in hospitals, which can take hours or even days for
 people to travel to. That is often too late to save lives
Another major challenge is that many of the anti-
venoms available are not actually effective. Different
types of snakebites need different types of anti-venom.
 In Africa, for example, up to 90% of available anti-
venom is thought to be ineffective. There is currently
no authoritative international list that exists of all the
anti-venoms available and what they actually treat.
Despite the challenges, achieving the WHO goal
 of halving deaths and disabilities from snakebites over
the next decade is “not all that difficult”, according to
Dr Williams. He has spent decades working on
improving snakebite treatments and education,
particularly in Papua New Guinea.
 “In 2003 in Papua New Guinea, one in every four
children who were bitten by snakes died. Today it’s
less than one in every 50.” Dr Williams says whilst
this is still too many deaths, the solution is “not rocket
 “It’s about having safe, effective anti-venoms,
trained health workers, communities that are engaged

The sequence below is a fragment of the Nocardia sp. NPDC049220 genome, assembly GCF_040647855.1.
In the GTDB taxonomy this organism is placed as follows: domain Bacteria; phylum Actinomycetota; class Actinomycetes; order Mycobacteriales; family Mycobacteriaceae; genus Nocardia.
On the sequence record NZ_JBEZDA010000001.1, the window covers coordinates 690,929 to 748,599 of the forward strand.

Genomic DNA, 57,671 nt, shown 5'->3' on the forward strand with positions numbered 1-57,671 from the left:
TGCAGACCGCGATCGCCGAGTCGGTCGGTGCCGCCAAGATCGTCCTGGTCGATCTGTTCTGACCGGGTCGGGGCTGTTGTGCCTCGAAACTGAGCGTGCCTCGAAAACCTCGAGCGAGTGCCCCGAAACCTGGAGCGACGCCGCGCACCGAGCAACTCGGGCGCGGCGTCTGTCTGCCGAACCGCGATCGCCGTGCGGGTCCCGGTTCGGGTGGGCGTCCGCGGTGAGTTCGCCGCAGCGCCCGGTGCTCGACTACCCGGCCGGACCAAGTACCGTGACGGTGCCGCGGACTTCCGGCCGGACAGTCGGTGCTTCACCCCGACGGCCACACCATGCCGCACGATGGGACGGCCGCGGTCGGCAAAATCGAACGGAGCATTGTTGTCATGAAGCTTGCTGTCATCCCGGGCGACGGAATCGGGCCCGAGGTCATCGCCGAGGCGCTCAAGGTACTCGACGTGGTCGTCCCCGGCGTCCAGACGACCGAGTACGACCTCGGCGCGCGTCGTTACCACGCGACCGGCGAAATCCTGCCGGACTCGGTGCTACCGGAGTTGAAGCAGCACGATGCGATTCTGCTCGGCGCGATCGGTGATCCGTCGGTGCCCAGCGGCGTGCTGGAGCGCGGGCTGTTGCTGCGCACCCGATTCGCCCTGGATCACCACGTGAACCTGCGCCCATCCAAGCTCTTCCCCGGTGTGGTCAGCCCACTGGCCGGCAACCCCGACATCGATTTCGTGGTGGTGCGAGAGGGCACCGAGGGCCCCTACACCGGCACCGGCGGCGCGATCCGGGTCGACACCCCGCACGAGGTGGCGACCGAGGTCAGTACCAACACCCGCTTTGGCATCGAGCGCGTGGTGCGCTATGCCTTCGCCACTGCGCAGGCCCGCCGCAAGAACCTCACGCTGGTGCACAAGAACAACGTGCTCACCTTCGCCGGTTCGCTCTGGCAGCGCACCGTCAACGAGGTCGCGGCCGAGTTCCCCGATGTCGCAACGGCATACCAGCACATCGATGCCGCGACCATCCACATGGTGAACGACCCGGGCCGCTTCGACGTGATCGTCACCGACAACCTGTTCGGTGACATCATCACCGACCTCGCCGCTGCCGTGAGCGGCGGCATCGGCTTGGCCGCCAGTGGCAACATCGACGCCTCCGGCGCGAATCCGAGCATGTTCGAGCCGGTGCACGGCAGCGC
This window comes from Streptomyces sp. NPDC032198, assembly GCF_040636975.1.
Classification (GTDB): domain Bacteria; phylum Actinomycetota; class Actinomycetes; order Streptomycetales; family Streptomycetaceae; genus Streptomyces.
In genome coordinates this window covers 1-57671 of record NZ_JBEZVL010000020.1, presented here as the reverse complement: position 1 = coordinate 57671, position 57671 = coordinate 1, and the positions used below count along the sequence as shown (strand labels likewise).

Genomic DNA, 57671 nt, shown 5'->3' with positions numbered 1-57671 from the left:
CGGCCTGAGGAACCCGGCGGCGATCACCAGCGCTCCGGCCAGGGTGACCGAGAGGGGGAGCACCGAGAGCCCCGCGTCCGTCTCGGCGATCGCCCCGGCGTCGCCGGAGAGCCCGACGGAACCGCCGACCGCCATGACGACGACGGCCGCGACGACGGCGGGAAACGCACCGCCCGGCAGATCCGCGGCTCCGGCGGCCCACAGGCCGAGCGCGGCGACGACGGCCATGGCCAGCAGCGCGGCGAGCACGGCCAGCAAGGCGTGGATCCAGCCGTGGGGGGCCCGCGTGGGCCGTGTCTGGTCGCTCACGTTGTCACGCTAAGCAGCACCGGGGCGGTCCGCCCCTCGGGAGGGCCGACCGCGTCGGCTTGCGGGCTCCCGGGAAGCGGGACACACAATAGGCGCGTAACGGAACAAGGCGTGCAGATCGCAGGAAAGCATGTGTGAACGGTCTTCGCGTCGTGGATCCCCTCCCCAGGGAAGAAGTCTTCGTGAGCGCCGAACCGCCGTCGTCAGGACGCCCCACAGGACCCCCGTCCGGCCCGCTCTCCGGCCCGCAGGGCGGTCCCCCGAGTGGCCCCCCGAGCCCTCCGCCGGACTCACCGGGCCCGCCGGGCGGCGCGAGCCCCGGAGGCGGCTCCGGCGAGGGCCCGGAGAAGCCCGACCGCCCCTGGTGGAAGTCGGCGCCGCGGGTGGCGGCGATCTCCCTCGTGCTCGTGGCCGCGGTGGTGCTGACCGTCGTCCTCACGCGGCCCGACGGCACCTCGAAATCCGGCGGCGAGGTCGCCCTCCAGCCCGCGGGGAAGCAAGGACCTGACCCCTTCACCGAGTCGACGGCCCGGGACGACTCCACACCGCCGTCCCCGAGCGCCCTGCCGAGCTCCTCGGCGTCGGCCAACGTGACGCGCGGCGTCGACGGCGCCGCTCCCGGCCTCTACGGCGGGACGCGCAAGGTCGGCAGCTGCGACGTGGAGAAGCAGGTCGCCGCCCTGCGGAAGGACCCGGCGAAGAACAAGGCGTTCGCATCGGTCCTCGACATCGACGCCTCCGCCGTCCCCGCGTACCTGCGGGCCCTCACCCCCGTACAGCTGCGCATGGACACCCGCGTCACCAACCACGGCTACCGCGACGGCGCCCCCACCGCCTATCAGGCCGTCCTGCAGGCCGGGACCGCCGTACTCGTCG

in the problem and are taught how better to prevent
snakebite, and what to do when someone is bitten.”
He said a desperately needed spotlight is finally being
 placed on this avoidable killer.
Available at: https://www.bbc.com/news/health-48281557 Retrieved on: May 18, 2019.
In paragraph 11 of the text, These risks (line 68) include
Questão 17 1442887FAMERP 2020
Leia o texto para responder à questão.
The Mona Lisa was recently moved from her usual gallery in the Salle des États, currently being renovated, to a temporary home in the Galérie Médicis. Visitors to the Louvre who have queued patiently for hours are complaining that museum staff are allowing them less than a minute to view the masterpice. The relocation has created bottlenecks of visitors lining corridors and the Louvre is now advising that only those who have pre-booked will be guaranteed a glimpse of the world’s most famous portrait.
(David Chazan. www.telegraph.co.uk, 13.08.2019. Adaptado.)
In the excerpt “only those who have pre-booked will be guaranteed a glimpse of the world’s most famous portrait”, the underlined word refers to
Questão 61 1362011FACERES 2019/2
Use the comic strip bellow to answer question:
Considering the stretches “At first I thought that made me doubly cool…” and “Is that the battery light…?” the pronoun “that”, in both stretches, refers to, respectively: